1. How was your college experience at Rice?
First of all, I know a few people are reading this might ask, “What’s Rice?” As far as I know, I am still the only SC alum to have attended Rice University, which is in Houston, TX by the way! I had the opportunity to visit Rice when I was a junior in high school, and I loved it. I still applied to about 17 colleges(!!!), but I always knew Rice was the best fit. It’s a relatively small school with about 4,000 undergraduate students. The atmosphere is very academic and research-oriented, but also quirky and ‘unconventional.’ There were many different aspects of my college experience, so I broke it down into ‘categories.’
When I started college, I was the textbook definition of ‘undecided.’ I had no idea what I wanted to major in or what I wanted to do after college. I started off Pre-Med, which is still an interest I have today, but I sincerely think it limited the amount of exploring I could have done in the beginning. It wasn’t until the spring of my freshman year that I took ‘Intro to Psychology,’ and decided I wanted to pursue a Cognitive Science major. Along with psych classes, this major also allowed me to take classes in neuroscience, philosophy (which I thought I would love, but I did not), linguistics, and computer science. Cognitive Science was the perfect major for someone with a ton of different interests. I’m still glad I majored in it, and it gives me something interesting to talk about to future schools and jobs.
Academics: The classes I took were exciting, but they were also very challenging, and sometimes the pressure was high. If you usually receive only As and Bs, do not freak out the first time you get a C on an exam. It will happen. The best thing you can do is NOT freak out, talk to the professor, and set up a plan of action. All professors, future jobs, etc. like upward trends. Learn from your mistakes, and get better. Take classes that sound interesting, but also do as much research into the professors as you can. The BEST course I took was “The End of Life Seminar” which was a course all about different cultures’ approach to death. It sounds dark, but the professor was an amazing and warm person who made each 3-hour class breeze by. Those are the classes you will never forget.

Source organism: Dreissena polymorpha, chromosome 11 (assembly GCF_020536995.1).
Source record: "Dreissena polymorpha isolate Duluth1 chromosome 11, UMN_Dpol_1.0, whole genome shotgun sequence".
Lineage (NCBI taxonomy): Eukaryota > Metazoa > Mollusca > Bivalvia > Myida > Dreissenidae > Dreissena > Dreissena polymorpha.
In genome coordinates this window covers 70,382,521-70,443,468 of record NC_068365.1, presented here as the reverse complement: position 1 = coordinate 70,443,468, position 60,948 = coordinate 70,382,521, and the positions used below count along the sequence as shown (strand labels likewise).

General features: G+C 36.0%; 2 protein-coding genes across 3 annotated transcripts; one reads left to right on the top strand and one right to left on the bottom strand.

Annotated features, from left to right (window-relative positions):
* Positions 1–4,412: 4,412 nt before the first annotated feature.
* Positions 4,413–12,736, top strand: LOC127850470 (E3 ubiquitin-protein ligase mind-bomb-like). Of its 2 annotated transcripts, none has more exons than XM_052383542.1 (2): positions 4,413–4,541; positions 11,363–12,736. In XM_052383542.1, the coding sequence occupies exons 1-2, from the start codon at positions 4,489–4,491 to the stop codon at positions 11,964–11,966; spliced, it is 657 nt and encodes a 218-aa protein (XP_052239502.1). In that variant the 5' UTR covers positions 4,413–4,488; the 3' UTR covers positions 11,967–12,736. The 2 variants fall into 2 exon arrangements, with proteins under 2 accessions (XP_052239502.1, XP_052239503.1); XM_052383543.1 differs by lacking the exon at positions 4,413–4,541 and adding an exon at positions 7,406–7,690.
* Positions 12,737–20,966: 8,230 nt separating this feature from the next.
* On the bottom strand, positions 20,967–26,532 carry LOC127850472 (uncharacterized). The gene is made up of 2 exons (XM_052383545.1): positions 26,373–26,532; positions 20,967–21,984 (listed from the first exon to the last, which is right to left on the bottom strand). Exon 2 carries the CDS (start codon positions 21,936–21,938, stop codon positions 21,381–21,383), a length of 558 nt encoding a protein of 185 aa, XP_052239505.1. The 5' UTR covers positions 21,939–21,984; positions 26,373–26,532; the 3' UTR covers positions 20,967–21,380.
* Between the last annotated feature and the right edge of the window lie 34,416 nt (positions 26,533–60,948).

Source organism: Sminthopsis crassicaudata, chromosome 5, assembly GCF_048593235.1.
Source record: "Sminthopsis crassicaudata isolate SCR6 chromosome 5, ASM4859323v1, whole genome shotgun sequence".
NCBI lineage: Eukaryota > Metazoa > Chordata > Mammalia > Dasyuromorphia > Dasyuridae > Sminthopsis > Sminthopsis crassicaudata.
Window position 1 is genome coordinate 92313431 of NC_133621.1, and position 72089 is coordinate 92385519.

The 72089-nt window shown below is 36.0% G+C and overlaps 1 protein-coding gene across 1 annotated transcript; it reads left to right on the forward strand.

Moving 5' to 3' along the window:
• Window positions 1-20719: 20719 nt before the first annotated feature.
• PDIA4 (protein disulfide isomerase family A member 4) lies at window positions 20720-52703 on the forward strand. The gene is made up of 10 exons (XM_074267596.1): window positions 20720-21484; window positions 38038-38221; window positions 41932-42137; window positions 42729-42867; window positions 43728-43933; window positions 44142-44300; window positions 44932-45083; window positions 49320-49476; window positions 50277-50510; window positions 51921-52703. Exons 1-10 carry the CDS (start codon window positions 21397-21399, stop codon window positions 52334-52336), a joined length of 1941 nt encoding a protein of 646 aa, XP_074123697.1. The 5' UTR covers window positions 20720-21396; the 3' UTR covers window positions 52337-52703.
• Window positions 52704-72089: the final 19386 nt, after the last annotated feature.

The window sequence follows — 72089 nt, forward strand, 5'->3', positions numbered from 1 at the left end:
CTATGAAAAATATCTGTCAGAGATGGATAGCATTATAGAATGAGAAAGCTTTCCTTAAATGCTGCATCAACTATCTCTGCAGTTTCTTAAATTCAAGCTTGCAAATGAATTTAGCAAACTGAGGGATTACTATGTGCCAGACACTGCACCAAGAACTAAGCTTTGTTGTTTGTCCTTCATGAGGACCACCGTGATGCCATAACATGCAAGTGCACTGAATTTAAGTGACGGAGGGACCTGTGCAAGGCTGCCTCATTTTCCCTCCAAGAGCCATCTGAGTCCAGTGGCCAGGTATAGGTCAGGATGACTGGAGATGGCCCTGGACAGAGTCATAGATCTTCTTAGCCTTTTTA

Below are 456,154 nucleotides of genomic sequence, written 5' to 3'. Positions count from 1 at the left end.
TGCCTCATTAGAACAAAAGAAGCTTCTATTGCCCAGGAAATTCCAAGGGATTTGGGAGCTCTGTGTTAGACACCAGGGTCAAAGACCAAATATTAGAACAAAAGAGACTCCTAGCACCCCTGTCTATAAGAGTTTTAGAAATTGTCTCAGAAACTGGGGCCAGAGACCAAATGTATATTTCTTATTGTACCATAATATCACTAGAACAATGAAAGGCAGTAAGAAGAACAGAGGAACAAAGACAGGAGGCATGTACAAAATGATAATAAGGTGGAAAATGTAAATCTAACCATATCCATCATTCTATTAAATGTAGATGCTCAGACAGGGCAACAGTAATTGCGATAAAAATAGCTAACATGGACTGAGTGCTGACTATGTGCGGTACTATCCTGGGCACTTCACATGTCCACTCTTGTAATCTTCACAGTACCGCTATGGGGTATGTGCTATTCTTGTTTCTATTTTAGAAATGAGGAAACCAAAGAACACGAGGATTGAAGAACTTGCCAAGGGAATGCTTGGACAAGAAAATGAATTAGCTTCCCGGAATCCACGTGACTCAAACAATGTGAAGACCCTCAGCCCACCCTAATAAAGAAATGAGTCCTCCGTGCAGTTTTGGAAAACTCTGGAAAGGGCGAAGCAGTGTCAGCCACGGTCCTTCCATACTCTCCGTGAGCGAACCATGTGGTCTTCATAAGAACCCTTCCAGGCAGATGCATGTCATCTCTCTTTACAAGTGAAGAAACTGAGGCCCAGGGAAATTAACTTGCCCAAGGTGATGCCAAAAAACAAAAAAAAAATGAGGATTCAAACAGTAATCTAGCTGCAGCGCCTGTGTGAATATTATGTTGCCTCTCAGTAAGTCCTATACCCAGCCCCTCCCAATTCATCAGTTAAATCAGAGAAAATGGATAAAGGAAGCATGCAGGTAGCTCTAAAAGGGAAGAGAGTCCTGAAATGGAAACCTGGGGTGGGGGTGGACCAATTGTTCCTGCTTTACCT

Texas: I always knew I would not mind moving to a new place to go to school. It makes you feel a lot more like a grown-up at 18 then you are. I never thought I would get homesick, but the first semester away from everything familiar was hard. Luckily, Houston has a somewhat similar culture and weather to Los Angeles (warm, spread out, not too fast-paced). I think going to the east coast may have been a bigger shock. I also had family living near me, and I cannot emphasize this enough--family, any family, can be a real lifesaver in college. That being said, I am so glad I moved to a new city for school. Yes, it was hard, but it also taught me true independence, such as how to find my dentist, register a car, and navigate through crazy drivers. I also got to experience parts of Texas culture that are very different from California, such as going to the rodeo, eating fried cookie dough, and buying my first pair of cowboy boots.
Social life: At Rice, I met kind and down-to-earth people who were beyond smart but also liked to engage in some very wacky traditions. I loved getting to make new friends from all over the country and even the world. Rice was special in that it has a residential college system, kind of like Harry Potter houses, so I had a community within an already-small community. I liked that the social scene was never exclusive--everyone was invited to every social event, club, party, etc. The wide-open social scene was also something I had to balance. If I could tell you anything, I would say: Don't spend every night in the library! But don’t be afraid to stay in either. ‘FOMO - (Fear of Missing Out’ was something I had never heard of until college, and sometimes it feels very real. It will take you months, years even, to figure out how you want to balance social and academic life. I think everyone should try most events at least once, and then decide what is worth your time and what is not.